The University of Kent, Canterbury, Kent, CT2 7NZ, T +44 (0)1227 764000
Dr Adrian Pabst
MA (Cantab), MSc (LSE), DEA (Institut d'Études Politiques de Paris [Sciences Po]), DUET (Institut Catholique de Paris), MPhil (Cantab), PhD (Cantab), PGCHE (Kent)
Senior Lecturer in Politics
Room: Rutherford N3.E6
Tel: 01227 (82)4826
Adrian joined the School in 2009 as a lecturer in politics. His teaching and research are at the interstice of political theory, political economy and international relations (including European politics). He has also a strong interest in the complex links between religion, politics and economics, with a special focus on questions of ethics.
After studying economics at Cambridge, European Studies at the LSE and political philosophy in Paris, he completed his doctoral dissertation on the philosophical question of individuation and the political problem of individuality at Cambridge. His first monograph, which is based on his PhD thesis and his post-doctoral research, is entitled Metaphysics: The Creation of Hierarchy. It was published by the US publisher W.B. Eerdmans in early May 2012.
From 2007 to 2009, Adrian held a Leverhulme Early Career Fellowship at the University of Nottingham. His post-doctoral research was on democracy, capitalism and religion with a focus on rival sources of sovereignty. This has led to a variety of articles and book chapters in leading international journals and edited collections, including a volume of essays entitled The Crisis of Global Capitalism.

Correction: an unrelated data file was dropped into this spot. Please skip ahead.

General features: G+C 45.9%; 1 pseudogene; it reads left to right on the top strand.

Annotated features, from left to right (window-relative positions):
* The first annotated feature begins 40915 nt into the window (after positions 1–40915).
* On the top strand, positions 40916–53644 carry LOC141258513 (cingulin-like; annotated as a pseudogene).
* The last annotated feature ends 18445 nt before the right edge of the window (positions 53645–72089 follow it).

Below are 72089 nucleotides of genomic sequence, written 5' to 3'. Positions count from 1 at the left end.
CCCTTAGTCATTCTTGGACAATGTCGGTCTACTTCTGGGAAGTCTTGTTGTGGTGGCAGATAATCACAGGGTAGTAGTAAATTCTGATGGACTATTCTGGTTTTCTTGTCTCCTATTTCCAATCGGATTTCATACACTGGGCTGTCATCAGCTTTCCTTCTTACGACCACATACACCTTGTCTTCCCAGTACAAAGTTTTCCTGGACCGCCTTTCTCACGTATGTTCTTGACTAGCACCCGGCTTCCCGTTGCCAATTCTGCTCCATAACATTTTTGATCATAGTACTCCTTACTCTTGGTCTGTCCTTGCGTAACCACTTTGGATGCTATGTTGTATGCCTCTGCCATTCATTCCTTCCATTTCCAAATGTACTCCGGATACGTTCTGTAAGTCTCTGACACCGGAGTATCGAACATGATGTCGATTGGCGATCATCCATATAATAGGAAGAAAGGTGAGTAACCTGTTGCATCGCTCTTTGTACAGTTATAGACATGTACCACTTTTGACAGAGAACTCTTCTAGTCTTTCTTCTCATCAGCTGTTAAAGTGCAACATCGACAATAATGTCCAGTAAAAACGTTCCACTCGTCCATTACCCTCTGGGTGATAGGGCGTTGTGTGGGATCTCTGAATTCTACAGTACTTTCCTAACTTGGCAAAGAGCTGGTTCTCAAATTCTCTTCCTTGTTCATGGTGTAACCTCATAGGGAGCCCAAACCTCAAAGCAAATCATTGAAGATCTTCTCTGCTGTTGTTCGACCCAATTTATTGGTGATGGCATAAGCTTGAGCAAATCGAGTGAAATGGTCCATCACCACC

Currently, he is writing The Politics of Paradox, a book on alternatives to the logic of left/right and state/market that has been dominant since the secular settlement of the French Revolution. Conceptually, the book argues for the primacy of the social over the political and the economic. This argument draws on the political philosophy of Plato and Kierkegaard, notably the notion of paradox that outflanks the two dominant logics ofall the variants of monism, dualism and pluralism that characterise modern politics – binomial dualism and dialectics. Practically, the primacy of the social translates into the pre-eminence of civil society (and its intermediary institutions) vis-à-vis the state and the market, both at the national and the international level. The alternatives that the book explores develop the early work of the English School of IR and also various traditions of mutuality and reciprocity such as associative democracy, civil economy, guild socialism and Christian social teaching.
His next research projects are, first, on ethics and economics the Political Economy of the Common Good and, second, on the European Commonwealth’s neo-medieval polity. The first project explores how notions of the common good, the good life and virtuous practices can be used to rethink and transform the economy, with a particular emphasis on banking and finance. The second project focuses on alternative ideas for the European Union and the wider Europe that includes Russia, Ukraine and Turkey. The argument that will be developed is that Europe is really a neo-medieval polity that is primarily a commonwealth of peoples and nations rather than a union of states and markets.
Since 2007, Adrian has been an editorial associate of the journal TELOS and a Fellow of the Centre of Theology and Philosophy. In 2012, he joined the independent, non-partisan think-tank ResPublica as a Fellow, contributing, inter alia, to essay collections on House of Lords Reform and Moral Markets. For the past seven years, he has also been writing regularly for the comment and op-ed pages of The International Herald Tribune, The Guardian, The Moscow Times, The National, The Huffington Post , ABC Religion & Ethics and and Les Echos on geo-politics, political economy, Europe and religion.